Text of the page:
Last week my Dad diagnosed me with bipolar disorder. Maybe this could have explained a few things, and no doubt he would like to think it does, except for one uncomfortable fact. I do not have bipolar disorder. I still see a counselor and I previously saw another one for two years and I’m pretty sure that if I had bipolar disorder, one of them would have told me.

So today I’d like to say a little bit about this sort accusation of mental illness and it’s connection to abusive behavior. First off, mental illness is still pretty stigmatized and mentally ill people are often seen as scary and dirty, loose cannons, but that is largely an inaccurate perception, fueled by witnessing mentally ill persons who have been grossly neglected, and by conflating abusive behavior with mentally ill behavior. In fact, if you want to look at your odds, the CDC reports that “about 25% of all U.S. adults have a mental illness and that nearly 50% of U.S. adults will develop at least one mental illness during their lifetime.” So about half of Americans will struggle with mental illness at some point in their lives, most of it your average run-of-the-mill mental illness where it reduces your quality of life for a time but you can still get by and nobody will find you twitching and talking to yourself in a subway station, holding a bag of rotting garbage and a cup asking for spare change. It makes sense when you think about it. Mental disorders result from injury and predisposition to disease, same as cancer, (although the CDC says it is a bigger problem prevalence-wise and a bigger cause of lost earnings than cancer and heart disease combined) and although nobody wants it, and everybody would love to find a cure, mental illness still occurs to varying degrees and at varying acuity levels and sometimes shit happens to people who least expect it.

If you’d have ever asked me if I’d be diagnosed with a mental illness when I was younger, or even just five years ago, I’d have said probably not. I felt strong and mentally strong. But then in the middle of grad school I started getting flashbacks and nightmares and insomnia and well, you know the rest. Delayed-onset PTSD, due to years of child abuse and neglect growing up, was something I had. Even with insurance and access to good counseling (a thing many do not have), it felt a bit like living in the flooded out city of New Orleans post-Katrina and trying to turn it into the city of Venice. It took time and I often didn’t think I could do it and there was a frustrating opportunity cost to all that work I had to do to get better when I’d have obviously much rathered be doing other things. There were considerable losses and lots of small daily inabilities and it was often a miserable slog along the way, too many days where I felt that this problem had pulverized me into little more than a tenderized piece of quivering flesh. But today I most definitely do believe in post-traumatic resilience. Why? Well, because despite what PTSD conveys to you while you’re in it (that you have a foreshortened sense of future, no light at the end of the tunnel, and will never have a good life) there is light at the end of the tunnel if you make an effort to heal and get healthy, confront the issues rather than relying on increasingly ineffectual coping mechanisms. It took time (about three years, really) but I bounced back. Today I can say that I have a life that’s better than the one I had before my PTSD breakthrough crisis. I’m less perfect-seeming, sure, a little more of a mess on the surface sometimes, but more authentic, more me. And that’s better. I found a sense of purpose in it, it helped me focus on my priorities a bit differently (including engaging in advocacy work on the important but largely-ignored issue of substandard homeschooling laws) and it reminded me of some things that are not my job. For example, I am not here to be perfect-seeming for other people, or make their lives easier by not having any visible issues myself. Fact is, I’m entitled to my issues and I’m allowed to share my experiences and what’s more, I live inside me and I’m here every day, and being true to that is important. I can use all that energy I was using to second-guess myself and keep up facades and internal walls and a seeming overachiever perfection to actually live my life fuller, happier, truer, and more honestly. And that’s awesome. What isn’t awesome is how some people, mainly abusers or people who believe the abusers and unwittingly serve as their errand-boys, don’t understand or care about this at all and can and do use the stigma of mental illness (trauma-induced or otherwise) to discredit abuse survivors.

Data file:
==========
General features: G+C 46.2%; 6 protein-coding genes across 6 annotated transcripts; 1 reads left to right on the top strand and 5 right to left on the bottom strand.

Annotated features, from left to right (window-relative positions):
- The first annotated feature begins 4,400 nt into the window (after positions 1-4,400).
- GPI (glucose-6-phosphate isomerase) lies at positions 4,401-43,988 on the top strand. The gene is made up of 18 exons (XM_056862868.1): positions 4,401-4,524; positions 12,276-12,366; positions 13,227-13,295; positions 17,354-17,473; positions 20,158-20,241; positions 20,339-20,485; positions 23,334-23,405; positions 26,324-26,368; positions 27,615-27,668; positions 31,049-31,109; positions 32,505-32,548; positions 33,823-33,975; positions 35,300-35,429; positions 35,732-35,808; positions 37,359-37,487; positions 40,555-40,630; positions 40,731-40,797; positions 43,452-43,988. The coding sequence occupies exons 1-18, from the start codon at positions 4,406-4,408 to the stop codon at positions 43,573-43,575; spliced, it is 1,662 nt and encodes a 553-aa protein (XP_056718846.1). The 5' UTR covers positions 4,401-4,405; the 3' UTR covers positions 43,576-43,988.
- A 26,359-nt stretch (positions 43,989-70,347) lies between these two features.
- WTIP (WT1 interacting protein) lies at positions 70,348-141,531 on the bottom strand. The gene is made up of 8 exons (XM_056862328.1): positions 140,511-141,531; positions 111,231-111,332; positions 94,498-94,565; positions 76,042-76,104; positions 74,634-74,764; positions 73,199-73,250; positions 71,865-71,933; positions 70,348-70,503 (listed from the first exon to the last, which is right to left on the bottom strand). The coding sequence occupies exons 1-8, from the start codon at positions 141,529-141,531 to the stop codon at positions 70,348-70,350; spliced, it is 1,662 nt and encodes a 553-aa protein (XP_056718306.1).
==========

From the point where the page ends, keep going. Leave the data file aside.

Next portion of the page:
This using mental illness as an excuse to not listen as well as to instill fear and revulsion about what “crazed” survivors might do is a big problem in the homeschool survivors movement. So many “leaders” and parents who wish we’d just shut up and go away have diagnosed us with demonic possession, or schizophrenia, or narcissism, or pathological lying compulsions, or anger management issues, or just plain old fashioned “delusion.” They go “who you gonna believe, me…or this crazy person in front of you?” And then they usually concern-troll, saying “I really hope this obviously disturbed person gets help.” In fact, I had it happen to me last week, from my own Dad.